General rule: When you hear the terms "bounce" or "lift" applied to hockey, chances are good to excellent that you're not specifically talking about the game itself anymore.
Since the Olympics concluded, though, "bounce" has been a trendy word. As in, "The bounce from the Olympics should take the NHL to greater heights."
Well, no, now that you mention it. At NBC, for example, ratings for its hockey telecasts are up 13 percent overall this season, but they've remained flat since the Olympics. This despite Canada's pulsating overtime victory against the U.S. in the gold-medal game. No lift. And while the Versus numbers have jumped recently, most of those in the business agree it has more to do with the network finally getting its issues resolved with DirecTV and once again becoming part of that widely exposed package than with anything else.
The Olympic "bounce," in other words, is a myth.
But wait: That's business as usual.
Hockey shouldn't take this personally. Almost every Olympic quadrennial produces a "breakthrough" sport or event that, upon further review, doesn't wind up breaking all the way through.
That's a comical concept when applied to a history-rich sport like hockey anyway, but you can understand the root of it. When the Canadians were playing for the gold medal in their own country, with the U.S. as the designated black hat, it made for grand theater and killer ratings. More than 27 million people in the United States watched the game, and roughly the same number did so in Canada; astonishing, considering that it accounted for nearly 80 percent of the population of that country. Surely great things loomed.
But the reality is this: The NHL playoffs, which began Wednesday, remain one of television's ultimate niches. The Versus and NBC numbers, at their tip-top, rarely make a serious run beyond about a 1.0 rating, which equates to roughly 1.2 million viewers. Not precisely Olympian. (On Versus, its 52 regular-season games averaged 297,000 viewers.)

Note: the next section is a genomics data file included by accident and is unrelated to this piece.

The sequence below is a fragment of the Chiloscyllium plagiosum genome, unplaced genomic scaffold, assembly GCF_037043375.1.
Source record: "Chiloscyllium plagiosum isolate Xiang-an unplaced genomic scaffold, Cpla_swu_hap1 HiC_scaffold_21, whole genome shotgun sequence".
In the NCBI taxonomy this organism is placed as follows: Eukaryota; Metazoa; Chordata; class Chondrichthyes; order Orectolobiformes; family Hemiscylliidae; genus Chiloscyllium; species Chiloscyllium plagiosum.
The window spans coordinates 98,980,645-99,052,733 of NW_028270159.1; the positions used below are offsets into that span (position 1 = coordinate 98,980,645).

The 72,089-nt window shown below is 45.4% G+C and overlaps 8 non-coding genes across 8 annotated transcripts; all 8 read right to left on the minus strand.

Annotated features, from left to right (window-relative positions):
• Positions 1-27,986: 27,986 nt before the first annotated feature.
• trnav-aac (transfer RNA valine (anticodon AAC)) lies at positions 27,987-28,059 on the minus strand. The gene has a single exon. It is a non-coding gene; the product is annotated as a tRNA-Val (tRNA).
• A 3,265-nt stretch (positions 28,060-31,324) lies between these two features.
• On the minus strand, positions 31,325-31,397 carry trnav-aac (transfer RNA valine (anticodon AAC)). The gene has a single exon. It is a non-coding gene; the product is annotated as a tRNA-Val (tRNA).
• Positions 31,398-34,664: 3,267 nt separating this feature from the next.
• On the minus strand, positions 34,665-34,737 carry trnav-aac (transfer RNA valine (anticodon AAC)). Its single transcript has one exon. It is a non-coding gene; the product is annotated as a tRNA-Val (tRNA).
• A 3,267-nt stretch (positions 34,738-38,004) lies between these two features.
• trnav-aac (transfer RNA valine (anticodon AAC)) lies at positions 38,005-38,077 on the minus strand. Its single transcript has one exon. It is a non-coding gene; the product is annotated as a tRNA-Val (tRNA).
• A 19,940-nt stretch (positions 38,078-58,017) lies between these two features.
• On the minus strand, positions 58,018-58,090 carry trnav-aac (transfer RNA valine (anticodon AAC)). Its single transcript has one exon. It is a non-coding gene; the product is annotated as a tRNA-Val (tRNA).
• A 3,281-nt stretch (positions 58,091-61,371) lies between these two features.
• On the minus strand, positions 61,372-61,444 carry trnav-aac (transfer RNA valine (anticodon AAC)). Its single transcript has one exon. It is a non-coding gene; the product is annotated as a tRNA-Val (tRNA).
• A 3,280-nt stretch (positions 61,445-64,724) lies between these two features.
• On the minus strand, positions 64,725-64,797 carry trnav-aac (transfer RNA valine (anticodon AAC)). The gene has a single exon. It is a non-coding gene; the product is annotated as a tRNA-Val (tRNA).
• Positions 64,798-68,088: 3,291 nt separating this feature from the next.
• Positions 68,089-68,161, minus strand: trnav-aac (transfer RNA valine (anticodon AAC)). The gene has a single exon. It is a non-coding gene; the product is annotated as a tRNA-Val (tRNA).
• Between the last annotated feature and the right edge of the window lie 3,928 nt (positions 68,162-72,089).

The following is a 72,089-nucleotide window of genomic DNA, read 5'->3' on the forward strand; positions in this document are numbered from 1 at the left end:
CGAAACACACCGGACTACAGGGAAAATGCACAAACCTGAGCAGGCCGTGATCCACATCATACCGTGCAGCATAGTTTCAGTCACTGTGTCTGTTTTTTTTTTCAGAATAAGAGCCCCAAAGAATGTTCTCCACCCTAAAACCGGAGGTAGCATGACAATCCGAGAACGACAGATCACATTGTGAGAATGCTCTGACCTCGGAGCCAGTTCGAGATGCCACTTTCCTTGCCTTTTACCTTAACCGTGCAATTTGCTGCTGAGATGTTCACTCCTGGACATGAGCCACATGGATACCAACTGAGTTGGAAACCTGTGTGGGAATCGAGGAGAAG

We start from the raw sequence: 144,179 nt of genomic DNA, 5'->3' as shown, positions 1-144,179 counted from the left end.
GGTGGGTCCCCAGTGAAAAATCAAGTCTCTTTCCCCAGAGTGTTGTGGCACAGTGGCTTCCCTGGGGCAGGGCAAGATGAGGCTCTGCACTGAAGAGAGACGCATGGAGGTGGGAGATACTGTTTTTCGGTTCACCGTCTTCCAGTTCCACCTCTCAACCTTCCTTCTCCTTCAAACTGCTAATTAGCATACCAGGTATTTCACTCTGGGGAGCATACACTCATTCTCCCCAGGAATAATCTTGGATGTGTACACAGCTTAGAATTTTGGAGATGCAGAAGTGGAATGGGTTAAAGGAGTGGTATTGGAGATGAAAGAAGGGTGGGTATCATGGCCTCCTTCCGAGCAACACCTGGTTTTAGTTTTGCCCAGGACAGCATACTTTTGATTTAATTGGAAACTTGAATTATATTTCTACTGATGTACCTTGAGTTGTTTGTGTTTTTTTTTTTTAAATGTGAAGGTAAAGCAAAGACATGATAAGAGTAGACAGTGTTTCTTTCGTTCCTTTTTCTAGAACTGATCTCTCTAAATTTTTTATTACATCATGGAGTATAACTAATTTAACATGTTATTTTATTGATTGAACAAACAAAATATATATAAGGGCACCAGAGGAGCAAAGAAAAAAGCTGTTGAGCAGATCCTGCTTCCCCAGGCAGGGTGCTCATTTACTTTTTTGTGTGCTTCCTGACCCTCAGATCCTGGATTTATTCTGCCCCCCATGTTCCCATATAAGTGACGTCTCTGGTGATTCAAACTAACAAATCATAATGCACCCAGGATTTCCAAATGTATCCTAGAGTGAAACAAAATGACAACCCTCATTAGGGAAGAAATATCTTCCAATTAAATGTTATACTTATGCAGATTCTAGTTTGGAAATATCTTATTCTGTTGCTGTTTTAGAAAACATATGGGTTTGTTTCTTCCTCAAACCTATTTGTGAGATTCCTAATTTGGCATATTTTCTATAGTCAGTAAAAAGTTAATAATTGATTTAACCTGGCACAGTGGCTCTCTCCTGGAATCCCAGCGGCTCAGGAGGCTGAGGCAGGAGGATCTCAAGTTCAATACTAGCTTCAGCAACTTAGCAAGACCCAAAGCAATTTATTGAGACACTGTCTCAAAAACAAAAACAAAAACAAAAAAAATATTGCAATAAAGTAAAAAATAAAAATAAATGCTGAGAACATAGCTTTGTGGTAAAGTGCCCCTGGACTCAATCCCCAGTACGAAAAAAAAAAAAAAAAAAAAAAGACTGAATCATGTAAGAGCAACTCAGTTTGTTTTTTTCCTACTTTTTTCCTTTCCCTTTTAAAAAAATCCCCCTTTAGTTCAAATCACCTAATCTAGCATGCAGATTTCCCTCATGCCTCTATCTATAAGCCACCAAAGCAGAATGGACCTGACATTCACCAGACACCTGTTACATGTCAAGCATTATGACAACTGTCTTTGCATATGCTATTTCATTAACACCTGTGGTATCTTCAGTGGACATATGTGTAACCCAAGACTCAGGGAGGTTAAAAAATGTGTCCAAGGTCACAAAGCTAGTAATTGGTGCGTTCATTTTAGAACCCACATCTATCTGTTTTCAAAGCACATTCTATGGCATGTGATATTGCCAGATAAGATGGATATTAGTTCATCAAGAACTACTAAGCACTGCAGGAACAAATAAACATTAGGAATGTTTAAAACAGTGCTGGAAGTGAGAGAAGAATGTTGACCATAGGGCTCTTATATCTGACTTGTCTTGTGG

But then, people get heavily into the Olympics for reasons that have almost nothing to do with sport any sport. For that matter, they get into phenomena that often have nothing to do with sport. Ask the people who tried, mostly in vain, to track any real bounce for the sport of golf from the sensation of a young Tiger Woods (beyond the obvious hike in television ratings when Woods was in contention on the weekend). It barely tracked.
The NHL has made some strides that suggest a brighter future, and overall, these have little to do with the Olympic experience. Its marketing arms are doing good things in digital media, and the decision to promote big events like the Winter Classic has been golden (more of that, please, by the way). Some are suggesting that it's the Classic, not the Olympics, that could drive a pricier new TV deal. Corporate sponsors, meanwhile, got more interested after the Olympics, according to NHL executives, but how that translates into actual money remains to be seen.
It's interesting that NHL commissioner Gary Bettman makes that very distinction when it comes to the Olympics. Bettman is already on record as saying the league will consider not participating in the 2014 Winter Games, which disrupt the season, mess up the schedule, X out the All-Star Game and, in general -- in Bettman's estimation -- don't add the kind of value that a league can cash in on.
Though it's a mistake to abandon the Olympic model -- hockey is, after all, a genuinely international game -- Bettman has motivation to search for the bottom line. His league is in a desperate and ongoing search for revenue streams. The attempt to mainstream the sport in the United States continues to be a difficult sell. And while television ratings are not scripture, the numbers are certainly bleak enough to tell part of the story.
During the Olympics, as Sidney Crosby and the Canadians drove toward their gold medal and the U.S. team stood in its path, it was easy to want to jump on the enthusiasm and predict a league-wide bounce. After all, the Olympics are really cool.
They're also galvanizing in a way that the NHL playoffs, for obvious reasons, could never be. The bounce didn't go away; it simply never happened. And Gary Bettman probably noticed it first.
Mark Kreidler is a longtime contributor to ESPN.com. His most recent book, "Six Good Innings," was named one of the Top 10 Sports Books of 2009 by Booklist. Reach him at firstname.lastname@example.org.